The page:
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November 21, 2017
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Elettroshock (2003). Source: internationalpost.it.

Rome's via Margutta has always been a special spot for artists. Audrey Hepburn and Gregory Peck filmed Roman Holiday (1953) there, and during the 1970's, legendary movie director Federico Fellini lived in No. 110 via Margutta with actress Giulietta Masina. These days, the street is the backdrop for the popular annual art exhibition, Mostra d'Arte dei Cento Pittori. And at No. 118, Il Margutta RistorArte, a trendy vegetarian restaurant offers a delightful blend of food and design in an unforgettable dining experience involving taste, sight and touch.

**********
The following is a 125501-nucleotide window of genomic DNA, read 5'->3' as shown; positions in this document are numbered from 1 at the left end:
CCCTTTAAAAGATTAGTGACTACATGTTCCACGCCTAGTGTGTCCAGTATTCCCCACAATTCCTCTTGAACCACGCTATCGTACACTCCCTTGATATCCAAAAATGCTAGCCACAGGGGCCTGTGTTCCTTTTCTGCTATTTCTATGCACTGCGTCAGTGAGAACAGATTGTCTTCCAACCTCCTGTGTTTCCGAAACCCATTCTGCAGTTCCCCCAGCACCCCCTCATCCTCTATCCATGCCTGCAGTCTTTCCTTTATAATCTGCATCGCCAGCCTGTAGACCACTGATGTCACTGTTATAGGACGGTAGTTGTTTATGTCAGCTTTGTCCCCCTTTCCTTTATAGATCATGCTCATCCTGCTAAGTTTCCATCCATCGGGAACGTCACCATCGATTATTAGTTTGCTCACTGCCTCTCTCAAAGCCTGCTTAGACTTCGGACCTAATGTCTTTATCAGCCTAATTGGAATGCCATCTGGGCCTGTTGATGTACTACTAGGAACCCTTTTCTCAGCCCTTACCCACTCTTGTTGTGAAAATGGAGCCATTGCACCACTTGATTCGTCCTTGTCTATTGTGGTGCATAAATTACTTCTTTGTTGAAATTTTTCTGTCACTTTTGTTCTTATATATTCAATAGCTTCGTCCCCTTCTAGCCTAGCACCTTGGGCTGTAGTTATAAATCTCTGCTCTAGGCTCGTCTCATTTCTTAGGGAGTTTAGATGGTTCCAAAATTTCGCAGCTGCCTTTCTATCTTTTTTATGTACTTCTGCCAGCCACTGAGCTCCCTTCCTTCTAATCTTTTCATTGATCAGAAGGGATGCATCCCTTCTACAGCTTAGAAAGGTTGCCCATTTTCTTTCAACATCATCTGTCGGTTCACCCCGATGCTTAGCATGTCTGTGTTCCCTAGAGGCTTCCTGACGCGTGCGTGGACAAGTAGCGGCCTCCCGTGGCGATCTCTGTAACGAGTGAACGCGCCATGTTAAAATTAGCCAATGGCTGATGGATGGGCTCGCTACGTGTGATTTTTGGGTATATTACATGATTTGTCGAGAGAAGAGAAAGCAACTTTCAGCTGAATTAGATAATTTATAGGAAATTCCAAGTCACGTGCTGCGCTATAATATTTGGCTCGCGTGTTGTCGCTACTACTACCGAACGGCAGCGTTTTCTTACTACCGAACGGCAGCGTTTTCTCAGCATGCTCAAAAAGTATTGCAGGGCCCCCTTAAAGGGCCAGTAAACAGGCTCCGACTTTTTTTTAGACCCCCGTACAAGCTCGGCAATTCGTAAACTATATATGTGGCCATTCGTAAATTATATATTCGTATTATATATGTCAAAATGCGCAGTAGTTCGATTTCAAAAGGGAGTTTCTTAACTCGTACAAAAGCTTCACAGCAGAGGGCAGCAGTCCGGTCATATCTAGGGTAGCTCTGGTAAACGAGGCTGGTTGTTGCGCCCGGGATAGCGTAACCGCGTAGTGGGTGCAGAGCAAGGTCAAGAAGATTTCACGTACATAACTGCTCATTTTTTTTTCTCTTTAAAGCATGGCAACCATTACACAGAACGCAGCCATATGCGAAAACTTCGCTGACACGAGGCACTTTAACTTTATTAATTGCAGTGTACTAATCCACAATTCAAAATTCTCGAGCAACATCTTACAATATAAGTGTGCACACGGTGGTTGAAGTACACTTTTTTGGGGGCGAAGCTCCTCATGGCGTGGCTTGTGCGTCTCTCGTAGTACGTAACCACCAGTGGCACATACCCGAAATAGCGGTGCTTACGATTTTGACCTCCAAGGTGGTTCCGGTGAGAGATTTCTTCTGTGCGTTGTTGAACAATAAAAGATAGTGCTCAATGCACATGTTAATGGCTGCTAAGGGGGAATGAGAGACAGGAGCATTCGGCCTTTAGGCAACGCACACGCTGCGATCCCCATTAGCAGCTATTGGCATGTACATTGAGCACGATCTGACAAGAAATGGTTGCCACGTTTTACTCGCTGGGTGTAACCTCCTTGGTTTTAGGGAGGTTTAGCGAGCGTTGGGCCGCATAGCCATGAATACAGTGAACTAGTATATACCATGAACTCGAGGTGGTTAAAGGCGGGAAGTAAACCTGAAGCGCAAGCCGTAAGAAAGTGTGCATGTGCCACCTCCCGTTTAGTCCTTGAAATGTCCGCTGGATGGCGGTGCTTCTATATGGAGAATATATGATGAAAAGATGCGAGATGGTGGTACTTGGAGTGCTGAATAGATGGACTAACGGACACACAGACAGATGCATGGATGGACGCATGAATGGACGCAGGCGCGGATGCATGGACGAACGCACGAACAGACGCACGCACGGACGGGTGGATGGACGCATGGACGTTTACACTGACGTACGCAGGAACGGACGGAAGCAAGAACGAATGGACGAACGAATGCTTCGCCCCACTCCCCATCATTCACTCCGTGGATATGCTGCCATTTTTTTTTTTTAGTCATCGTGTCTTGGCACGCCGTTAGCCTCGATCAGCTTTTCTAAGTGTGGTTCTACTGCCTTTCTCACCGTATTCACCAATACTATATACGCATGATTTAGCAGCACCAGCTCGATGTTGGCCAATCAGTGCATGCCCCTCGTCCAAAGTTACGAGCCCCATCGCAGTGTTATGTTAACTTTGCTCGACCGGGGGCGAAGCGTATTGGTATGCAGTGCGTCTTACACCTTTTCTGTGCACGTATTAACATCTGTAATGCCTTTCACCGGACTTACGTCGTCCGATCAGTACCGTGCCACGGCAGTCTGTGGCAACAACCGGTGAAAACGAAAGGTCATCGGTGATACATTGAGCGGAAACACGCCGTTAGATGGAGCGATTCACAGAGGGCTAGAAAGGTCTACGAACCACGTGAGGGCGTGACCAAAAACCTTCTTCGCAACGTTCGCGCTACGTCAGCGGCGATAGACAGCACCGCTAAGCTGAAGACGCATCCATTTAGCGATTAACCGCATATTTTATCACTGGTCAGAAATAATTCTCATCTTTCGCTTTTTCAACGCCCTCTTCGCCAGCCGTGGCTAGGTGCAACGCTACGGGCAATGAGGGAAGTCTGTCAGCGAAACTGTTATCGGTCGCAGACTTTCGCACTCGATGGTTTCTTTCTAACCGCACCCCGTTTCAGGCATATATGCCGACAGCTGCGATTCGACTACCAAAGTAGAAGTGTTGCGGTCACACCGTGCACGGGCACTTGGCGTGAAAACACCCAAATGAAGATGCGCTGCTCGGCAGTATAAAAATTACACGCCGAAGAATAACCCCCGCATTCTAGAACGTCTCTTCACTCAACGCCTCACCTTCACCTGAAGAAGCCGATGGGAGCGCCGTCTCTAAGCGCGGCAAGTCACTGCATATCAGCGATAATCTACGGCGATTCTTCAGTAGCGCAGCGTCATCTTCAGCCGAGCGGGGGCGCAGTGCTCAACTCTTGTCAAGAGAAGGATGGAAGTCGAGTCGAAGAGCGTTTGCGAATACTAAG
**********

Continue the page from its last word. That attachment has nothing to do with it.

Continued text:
While enjoying a vegetarian meal or an aperitif, walk into the restaurant's contemporary art gallery where paintings, sculptures and graphic art line the walls. RistorArte's gallery is currently showing Prozac in collaboration with Accademia del Lusso, an exhibit documenting of the work of Italian artist and graphic designer, Giorgio Lupattelli. 

Saint Sebastian (2008).
Source: exibart.com.

Current affairs, scientific progress, racism and a universal sense of alienation are the themes in his art. His works portray a modern society that is moving increasingly faster, demanding robotic efficiency and the competitive drive of racehorses.

Lupattelli's pieces are shocking, depicting firearms, knives, blood, drugs, surgery, superheroes and poisonous animals. A strong message lies behind them: "I like provoking the audience and making them reflect on the precariousness of human beings, who believe they are all-powerful. The truth is that we're all mortal and can fail in a modern society surrounded by violence and lack of direction; where mass communication replaces our reality by influencing our behavior and making us an alienated herd, unable to think critically," Lupattelli explains.